Rupert questions whether or not digital health is a fad, given the fact his friends are dropping off the radar. Chris agrees and says: "People do stop using devices after a certain amount of time. But I think real studies have to be done into how long the efficacy of the behaviour change lasts." Chris adds to that: "my most sustainable behavior change, out of all of the systems. Systems meaning habits that I have. Out of all the habits that I changed over the last decade, the ones that sustained were the ones where the people associated with those behaviors went with it".
What Chris Monitors
Chris is becoming more sensitive to the data he collects, sometimes choosing not to look at it.
Sleep is one of the things Chris is sensitive to, which means if he's not sleeping well, he won't look at it. If he is sleeping well, he will look to understand why. He says he quantifies the data but rarely looks at it because he has a good way of "weaponising it against himself".
Nutrition is something he doesn't mind looking at, even if the numbers are bad. Everything from calories, to fat, to sugars to vitamins. He says "Between 2015 and 2016 I was 115 - 120 grams of sugar everyday, and over the past couple weeks I've cut that in half."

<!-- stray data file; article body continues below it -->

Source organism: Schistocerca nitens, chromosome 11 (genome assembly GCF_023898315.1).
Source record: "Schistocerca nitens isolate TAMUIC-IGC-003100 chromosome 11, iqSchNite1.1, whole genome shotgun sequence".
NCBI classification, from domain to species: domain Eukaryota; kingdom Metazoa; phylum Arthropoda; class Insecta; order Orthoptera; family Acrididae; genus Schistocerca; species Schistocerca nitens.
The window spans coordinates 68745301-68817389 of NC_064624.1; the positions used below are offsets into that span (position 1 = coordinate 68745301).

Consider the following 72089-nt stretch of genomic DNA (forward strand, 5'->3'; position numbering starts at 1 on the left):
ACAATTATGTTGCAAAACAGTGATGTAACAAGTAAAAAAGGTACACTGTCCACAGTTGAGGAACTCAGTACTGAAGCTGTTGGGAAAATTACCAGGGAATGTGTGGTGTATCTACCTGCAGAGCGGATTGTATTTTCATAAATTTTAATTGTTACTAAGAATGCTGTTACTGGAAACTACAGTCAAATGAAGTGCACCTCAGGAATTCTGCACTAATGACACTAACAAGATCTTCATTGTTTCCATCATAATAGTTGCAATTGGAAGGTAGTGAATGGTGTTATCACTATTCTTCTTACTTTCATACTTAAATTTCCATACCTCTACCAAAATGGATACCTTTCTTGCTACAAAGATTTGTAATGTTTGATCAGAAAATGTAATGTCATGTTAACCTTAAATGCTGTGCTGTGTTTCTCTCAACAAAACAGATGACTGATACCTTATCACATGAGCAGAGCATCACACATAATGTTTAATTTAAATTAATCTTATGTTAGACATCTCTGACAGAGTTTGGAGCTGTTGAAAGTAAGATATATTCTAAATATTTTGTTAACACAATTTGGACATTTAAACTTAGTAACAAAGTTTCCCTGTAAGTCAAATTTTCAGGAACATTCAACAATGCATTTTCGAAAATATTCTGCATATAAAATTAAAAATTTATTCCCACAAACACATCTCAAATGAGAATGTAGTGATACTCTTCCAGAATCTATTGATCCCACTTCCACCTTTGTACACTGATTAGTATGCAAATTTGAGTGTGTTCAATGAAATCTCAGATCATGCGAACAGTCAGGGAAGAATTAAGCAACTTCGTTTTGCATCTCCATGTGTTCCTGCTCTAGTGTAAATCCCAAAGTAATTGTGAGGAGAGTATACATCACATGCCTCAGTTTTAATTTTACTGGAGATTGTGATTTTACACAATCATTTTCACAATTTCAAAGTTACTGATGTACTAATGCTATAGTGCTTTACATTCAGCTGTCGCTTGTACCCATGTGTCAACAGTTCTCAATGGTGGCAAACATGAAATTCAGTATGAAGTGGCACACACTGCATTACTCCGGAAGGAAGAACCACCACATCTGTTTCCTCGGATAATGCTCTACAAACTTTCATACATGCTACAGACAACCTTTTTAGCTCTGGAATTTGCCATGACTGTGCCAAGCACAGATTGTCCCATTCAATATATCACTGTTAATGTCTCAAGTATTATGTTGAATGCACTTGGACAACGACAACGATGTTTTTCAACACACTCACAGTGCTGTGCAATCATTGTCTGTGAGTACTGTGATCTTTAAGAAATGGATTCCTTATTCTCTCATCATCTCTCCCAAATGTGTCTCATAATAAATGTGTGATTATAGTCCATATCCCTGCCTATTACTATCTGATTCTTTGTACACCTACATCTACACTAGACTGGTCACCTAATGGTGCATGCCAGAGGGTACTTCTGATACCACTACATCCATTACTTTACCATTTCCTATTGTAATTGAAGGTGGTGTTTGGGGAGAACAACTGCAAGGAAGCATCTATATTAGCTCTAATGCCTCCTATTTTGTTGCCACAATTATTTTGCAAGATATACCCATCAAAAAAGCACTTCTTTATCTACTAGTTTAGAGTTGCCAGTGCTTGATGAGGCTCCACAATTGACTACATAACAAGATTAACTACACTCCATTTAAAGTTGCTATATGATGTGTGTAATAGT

Physical Activity is something else Chris monitors, saying he likes to have between 8,000 and 12,000 steps a day, minimum. Anything over 15,000 affects his sleep.
Meditation time is monitored more consistently, Chris says, as it has an impact on how he treats himself and others. But he admits it's the first thing to go when he gets super busy.
He is aware of his environment too: temperature, light and sound. He discovered that when he eats in places with a noise level over 75 decibels he has a tendency to over eat, or eat more poorly throughout the rest of the day!
Sensors Transmitting Health Data to our Doctors
Rupert ponders the question of whether we could go one step further than using apps to monitor our health, but sending that data back and forth between doctors and nurses.
Chris says, right away, "I think it's here". Referring to Apple's new iOS, which has a summary screen for your doctor. Saying "even if you don't opt-in Apple is collecting all these stats".